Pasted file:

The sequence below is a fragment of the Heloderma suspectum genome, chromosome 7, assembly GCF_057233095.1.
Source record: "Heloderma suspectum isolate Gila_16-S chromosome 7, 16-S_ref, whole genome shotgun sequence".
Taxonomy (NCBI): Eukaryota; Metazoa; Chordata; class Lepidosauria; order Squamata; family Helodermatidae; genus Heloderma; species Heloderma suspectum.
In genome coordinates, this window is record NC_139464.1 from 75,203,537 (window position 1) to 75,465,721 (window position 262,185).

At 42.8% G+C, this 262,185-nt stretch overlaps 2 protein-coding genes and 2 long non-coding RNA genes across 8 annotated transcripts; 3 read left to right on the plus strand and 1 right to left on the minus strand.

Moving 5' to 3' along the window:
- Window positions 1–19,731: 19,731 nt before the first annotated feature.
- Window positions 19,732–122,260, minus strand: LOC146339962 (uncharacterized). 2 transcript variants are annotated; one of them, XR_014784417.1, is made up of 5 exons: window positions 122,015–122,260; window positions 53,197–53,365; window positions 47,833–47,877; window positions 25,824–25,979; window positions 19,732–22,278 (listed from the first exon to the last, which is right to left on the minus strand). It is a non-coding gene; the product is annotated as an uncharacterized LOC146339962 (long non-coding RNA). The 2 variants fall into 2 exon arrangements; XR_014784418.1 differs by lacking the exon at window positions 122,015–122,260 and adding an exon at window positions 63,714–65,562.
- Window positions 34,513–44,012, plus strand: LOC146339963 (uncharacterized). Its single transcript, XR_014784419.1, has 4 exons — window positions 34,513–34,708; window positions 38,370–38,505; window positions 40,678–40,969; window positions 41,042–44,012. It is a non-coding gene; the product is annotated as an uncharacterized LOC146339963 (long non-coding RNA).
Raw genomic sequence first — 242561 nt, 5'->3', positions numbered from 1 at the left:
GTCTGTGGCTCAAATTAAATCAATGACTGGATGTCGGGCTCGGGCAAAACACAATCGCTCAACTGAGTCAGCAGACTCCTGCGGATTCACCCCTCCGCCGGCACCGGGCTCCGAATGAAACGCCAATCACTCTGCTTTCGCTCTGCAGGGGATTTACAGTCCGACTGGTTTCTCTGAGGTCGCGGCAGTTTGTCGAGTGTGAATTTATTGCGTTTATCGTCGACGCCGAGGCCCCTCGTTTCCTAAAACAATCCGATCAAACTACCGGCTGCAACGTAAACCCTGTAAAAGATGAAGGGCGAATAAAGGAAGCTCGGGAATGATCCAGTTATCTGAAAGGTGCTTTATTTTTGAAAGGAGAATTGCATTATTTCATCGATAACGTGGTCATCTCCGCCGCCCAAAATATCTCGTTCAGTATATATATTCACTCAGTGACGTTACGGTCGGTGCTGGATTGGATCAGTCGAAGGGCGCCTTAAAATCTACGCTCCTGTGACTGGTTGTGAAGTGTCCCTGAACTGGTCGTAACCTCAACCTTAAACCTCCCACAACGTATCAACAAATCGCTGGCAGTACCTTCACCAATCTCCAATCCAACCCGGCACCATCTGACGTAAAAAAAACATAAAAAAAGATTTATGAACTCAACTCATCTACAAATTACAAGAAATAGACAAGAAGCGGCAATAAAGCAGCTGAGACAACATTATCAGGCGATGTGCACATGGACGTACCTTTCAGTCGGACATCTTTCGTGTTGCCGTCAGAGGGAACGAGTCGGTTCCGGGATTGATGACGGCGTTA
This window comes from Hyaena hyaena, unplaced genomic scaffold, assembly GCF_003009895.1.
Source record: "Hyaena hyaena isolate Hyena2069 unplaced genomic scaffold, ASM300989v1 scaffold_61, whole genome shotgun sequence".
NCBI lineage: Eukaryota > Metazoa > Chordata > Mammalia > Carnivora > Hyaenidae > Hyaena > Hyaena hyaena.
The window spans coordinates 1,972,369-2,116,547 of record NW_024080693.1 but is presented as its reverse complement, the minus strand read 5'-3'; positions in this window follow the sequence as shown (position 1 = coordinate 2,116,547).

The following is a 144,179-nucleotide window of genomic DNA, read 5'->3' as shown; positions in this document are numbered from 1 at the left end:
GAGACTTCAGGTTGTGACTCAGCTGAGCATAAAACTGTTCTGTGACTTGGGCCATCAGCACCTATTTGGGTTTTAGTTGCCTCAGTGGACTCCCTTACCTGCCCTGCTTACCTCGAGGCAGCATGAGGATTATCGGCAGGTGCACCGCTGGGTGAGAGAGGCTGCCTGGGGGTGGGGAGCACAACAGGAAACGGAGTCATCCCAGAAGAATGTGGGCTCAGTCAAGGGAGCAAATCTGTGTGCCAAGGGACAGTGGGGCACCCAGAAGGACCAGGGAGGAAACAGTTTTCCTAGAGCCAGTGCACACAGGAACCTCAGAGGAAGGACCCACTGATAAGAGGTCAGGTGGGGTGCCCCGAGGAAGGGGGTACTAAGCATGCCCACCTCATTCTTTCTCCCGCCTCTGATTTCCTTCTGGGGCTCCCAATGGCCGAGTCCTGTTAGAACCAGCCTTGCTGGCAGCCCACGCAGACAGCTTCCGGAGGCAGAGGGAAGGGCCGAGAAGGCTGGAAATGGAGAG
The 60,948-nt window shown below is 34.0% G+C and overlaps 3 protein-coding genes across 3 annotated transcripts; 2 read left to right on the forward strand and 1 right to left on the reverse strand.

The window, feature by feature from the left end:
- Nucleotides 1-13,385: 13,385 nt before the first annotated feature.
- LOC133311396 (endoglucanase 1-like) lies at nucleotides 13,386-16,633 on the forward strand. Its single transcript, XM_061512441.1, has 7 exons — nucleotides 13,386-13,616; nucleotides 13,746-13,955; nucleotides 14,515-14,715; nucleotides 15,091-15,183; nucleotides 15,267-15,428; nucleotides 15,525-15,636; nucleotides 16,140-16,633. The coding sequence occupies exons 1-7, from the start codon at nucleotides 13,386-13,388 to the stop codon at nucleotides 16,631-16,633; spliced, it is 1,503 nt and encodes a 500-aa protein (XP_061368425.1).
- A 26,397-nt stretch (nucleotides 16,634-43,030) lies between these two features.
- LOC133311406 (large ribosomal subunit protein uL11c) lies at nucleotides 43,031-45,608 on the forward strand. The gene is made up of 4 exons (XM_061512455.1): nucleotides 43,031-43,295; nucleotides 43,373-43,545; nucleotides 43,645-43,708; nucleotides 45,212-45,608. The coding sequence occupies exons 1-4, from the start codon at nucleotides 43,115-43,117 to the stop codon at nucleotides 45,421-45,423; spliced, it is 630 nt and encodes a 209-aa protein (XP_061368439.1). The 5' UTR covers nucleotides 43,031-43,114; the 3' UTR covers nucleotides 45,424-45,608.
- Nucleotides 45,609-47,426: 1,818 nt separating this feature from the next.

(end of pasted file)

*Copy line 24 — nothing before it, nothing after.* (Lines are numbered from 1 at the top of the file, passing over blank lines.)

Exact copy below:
- Nucleotides 45,609-47,426: 1,818 nt separating this feature from the next.